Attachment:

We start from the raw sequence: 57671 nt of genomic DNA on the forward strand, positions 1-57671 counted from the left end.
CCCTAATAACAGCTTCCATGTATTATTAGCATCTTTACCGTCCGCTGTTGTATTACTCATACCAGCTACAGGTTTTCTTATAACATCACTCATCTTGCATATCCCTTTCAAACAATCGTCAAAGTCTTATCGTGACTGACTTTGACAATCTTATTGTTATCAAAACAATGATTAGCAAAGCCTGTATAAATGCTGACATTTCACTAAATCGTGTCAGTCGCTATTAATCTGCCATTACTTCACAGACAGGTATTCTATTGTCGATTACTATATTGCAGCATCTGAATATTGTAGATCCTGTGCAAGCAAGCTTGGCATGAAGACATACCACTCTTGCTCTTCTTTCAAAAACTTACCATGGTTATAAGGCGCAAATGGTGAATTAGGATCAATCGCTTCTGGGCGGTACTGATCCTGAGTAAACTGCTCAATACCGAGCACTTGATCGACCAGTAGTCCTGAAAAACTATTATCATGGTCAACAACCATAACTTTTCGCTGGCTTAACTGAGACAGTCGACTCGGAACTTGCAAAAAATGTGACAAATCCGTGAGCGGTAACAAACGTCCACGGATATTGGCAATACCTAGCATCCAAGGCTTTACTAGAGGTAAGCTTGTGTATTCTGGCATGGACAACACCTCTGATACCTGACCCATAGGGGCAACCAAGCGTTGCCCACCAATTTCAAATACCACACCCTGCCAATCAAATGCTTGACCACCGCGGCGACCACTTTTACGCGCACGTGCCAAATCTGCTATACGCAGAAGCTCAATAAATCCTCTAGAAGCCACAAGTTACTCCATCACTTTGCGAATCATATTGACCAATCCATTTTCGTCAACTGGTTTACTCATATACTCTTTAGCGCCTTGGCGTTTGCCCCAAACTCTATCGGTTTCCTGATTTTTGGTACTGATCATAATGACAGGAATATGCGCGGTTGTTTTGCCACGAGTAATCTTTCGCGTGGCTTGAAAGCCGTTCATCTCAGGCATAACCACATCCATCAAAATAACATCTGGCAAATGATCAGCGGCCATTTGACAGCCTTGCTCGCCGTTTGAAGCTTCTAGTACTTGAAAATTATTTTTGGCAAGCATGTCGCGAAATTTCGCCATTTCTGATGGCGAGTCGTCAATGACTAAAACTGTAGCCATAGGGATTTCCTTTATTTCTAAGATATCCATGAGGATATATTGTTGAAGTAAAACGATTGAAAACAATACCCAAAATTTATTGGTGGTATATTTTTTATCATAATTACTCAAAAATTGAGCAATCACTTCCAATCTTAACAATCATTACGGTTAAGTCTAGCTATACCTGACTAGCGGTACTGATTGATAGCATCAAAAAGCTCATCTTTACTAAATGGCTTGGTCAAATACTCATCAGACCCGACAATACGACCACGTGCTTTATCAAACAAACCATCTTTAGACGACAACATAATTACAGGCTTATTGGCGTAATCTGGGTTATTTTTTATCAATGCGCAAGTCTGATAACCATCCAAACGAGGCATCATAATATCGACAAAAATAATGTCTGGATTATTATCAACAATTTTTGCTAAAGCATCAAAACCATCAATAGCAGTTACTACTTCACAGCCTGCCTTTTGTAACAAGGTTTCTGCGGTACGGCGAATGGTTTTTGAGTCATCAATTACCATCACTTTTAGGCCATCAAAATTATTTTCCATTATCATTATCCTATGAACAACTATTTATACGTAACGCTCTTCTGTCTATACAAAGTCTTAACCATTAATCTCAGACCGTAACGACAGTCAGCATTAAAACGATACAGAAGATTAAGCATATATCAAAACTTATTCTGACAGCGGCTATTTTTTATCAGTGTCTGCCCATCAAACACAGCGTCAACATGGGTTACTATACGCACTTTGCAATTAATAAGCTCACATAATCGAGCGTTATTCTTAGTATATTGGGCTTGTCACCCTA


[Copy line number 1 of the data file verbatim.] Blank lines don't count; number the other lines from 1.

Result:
We start from the raw sequence: 57671 nt of genomic DNA on the forward strand, positions 1-57671 counted from the left end.